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Second Helpings Stamford announced as winner in the category for Business Social Enterprise at glittering event ceremony!

Second Helpings Stamford were crowned a winner at this year’s Stamford Mercury Business Awards on Friday evening. This was the 13th time that the Stamford Mercury has held the awards, growing exponentially year on year. The event is a prestigious occasion and brings together businesses from all local areas including Stamford, Bourne and Rutland.

Food project marks milestone. More than 100 people sat down to eat at Second Helpings’ third anniversary party in Barn Hill Methodist Church, Stamford, last Saturday.

The evening was full of fun and friendship, with a three-course meal prepared and served by volunteers, and entertainment provided by Mamas of Swing.

The guest speaker for the dinner was Duncan Milwain – chairman of the national Real Junk Food Project. He founded the Shipley Food Project four years ago, which provided the inspiration for Second Helpings. Duncan works with a number of projects and charities throughout the UK with one key objective – “Feed Bellies not Bins”.

Second Helpings plays host to special guests

Second Helpings’ Saturday lunchtime café played host to some very special guests last Saturday. Some of the leading folk from The Methodist Church joined over 116 other guests for a scrummy lunch.

“Second Helpings was mentioned to everyone wherever the president and vice president went, including the Lord Mayor of Leicester when he hosted us for breakfast in the Mayor’s parlour.”

Strutt and Parker organises rounders tournament at Witham School to raise money for Stamford Second Helpings and Farming Community Network

Teams of 10 people were entered by Wilkin Chapman Solicitors, Saffery Champness, Smithers Purslow, Roythornes Solicitors, Chattertons and Strutt and Parker.

A hog roast and drinks were enjoyed after the tournament and a raffle took place with prizes donated by staff at Strutt and Parker, which contributed to the final net amount raised of £1,294.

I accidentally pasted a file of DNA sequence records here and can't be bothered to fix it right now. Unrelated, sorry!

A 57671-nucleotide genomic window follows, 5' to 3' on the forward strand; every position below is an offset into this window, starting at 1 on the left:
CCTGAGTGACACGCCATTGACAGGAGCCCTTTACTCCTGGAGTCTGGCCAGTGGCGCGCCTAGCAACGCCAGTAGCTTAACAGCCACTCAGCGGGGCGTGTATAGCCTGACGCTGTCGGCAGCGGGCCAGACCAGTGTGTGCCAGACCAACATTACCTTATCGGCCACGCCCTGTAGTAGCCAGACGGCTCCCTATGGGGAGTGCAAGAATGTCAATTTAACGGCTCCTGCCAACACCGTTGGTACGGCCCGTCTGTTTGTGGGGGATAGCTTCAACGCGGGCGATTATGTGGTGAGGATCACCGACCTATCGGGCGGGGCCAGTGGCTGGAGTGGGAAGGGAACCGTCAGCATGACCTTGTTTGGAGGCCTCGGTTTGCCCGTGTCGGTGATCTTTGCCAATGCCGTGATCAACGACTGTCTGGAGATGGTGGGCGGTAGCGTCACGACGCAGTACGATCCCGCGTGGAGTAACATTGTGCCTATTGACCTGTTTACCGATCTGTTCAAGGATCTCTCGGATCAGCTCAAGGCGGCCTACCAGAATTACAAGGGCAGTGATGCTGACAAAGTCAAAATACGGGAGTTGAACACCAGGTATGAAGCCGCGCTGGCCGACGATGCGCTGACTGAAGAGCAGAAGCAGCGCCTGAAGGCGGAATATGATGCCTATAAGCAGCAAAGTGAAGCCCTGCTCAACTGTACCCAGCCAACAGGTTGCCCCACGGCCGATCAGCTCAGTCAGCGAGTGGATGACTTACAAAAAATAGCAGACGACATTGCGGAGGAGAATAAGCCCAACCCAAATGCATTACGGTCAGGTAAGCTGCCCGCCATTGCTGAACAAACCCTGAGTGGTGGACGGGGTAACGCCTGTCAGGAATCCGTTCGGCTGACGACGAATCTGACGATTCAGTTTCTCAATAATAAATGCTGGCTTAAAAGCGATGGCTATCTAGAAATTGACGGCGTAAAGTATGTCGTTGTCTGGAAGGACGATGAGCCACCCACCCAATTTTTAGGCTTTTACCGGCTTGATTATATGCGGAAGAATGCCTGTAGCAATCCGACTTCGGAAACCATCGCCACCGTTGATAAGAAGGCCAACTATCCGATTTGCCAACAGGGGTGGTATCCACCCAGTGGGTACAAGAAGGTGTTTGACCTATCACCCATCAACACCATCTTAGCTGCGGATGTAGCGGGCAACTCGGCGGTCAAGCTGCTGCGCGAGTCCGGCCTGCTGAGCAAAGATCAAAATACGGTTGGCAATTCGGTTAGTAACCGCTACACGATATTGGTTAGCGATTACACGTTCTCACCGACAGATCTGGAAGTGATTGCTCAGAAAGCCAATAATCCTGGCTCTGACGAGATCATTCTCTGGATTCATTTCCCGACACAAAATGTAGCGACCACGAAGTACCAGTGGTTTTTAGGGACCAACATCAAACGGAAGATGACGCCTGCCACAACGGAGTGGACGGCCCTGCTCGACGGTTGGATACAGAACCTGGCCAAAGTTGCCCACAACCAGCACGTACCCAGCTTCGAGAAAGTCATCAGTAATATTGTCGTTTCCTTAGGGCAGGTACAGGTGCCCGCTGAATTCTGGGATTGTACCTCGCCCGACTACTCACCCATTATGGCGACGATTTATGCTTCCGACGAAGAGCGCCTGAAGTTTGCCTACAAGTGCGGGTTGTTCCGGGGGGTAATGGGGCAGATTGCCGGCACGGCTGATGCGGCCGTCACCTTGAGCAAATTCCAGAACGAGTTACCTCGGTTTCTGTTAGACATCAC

“We were delighted to hand over a cheque for £647 to Stamford Second Helpings,” said the company’s Rachel Elliott.

The Chartered Institute of Procurement and Supply does its bit to help eliminate homelessness through its community fund.

The firm presented staff from St George’s Church in Stamford with a number of items to distribute to homeless individuals such as filled rucksacks with four season sleeping bags, and other items, plus bivvy bags and tents. Part of the funding also went towards feeding local people at Christmas through Second Helpings and other food items will be purchased and donated to the Stamford Foodbank in January.

Second Helpings have received an early Christmas present that will take make preparing food much easier.

The community cafe based at Stamford Methodist Church in Barn Hill, is celebrating thanks to the Stamford branch of Waitrose, which has donated a state of the art Magimix food processor. John Evans, deputy branch manager of Waitrose Stamford, said: “We’re delighted to give Second Helpings a helping hand. It will make life a whole lot easier in the kitchen.”

Second Helpings get grant aid - A Stamford community cafe that intercepts food that would otherwise go to waste, has won a grant of over £3,000.

George Hetherington said: “It was absolutely wonderful to hear we’d received the grant. We are going to put the community fridge at Barn Hill Methodist Church. The fridge will be available for anybody to take any food that they need.” David Marlow, chief executive of The Nottingham Building Society, said: “Grants For Good is part of the society’s Doing Good Together programme, which since it was launched in 2010 has donated over £950,000 to good causes.”

A market stall with a difference was at Stamford Market on Friday.

Run by Second Helpings, the stall was publicising the high volume of food wasted throughout the world by giving away pumpkins, along with recipes for pumpkin cheesecake; pumpkin, sage and sausage spaghetti; and pumpkin and pear soup.

The man using ‘junk food’ to stop food waste – BBC News

Adam Smith wants to tackle the world’s food waste problem, and thinks his idea can feed millions of hungry people.

His Real Junk Food Project is a runner-up in the Food Chain’s 2018 Global Food Champion Award in the BBC Food and Farming Awards.

Real Junk Food Project: The Leeds cafe that has fed 10,000 people, using 20 tonnes of unwanted food has started a worldwide movement.

The Real Junk Food Project feeds punters on goods that would otherwise have been thrown away by supermarkets, independent grocers and food banks

The Leeds-based project feeds offers stews, casseroles, soups and cakes with the unwanted food, charging a ‘pay as you feel’ policy. The founder of a quietly-growing empire of social cafes, Adam Smith, has called on a change in the law to prevent the UK’s “criminal” levels of food waste – especially by supermarkets – while so many go hungry.

A Community Project of Stamford Methodist Church, Charity Number 1182848

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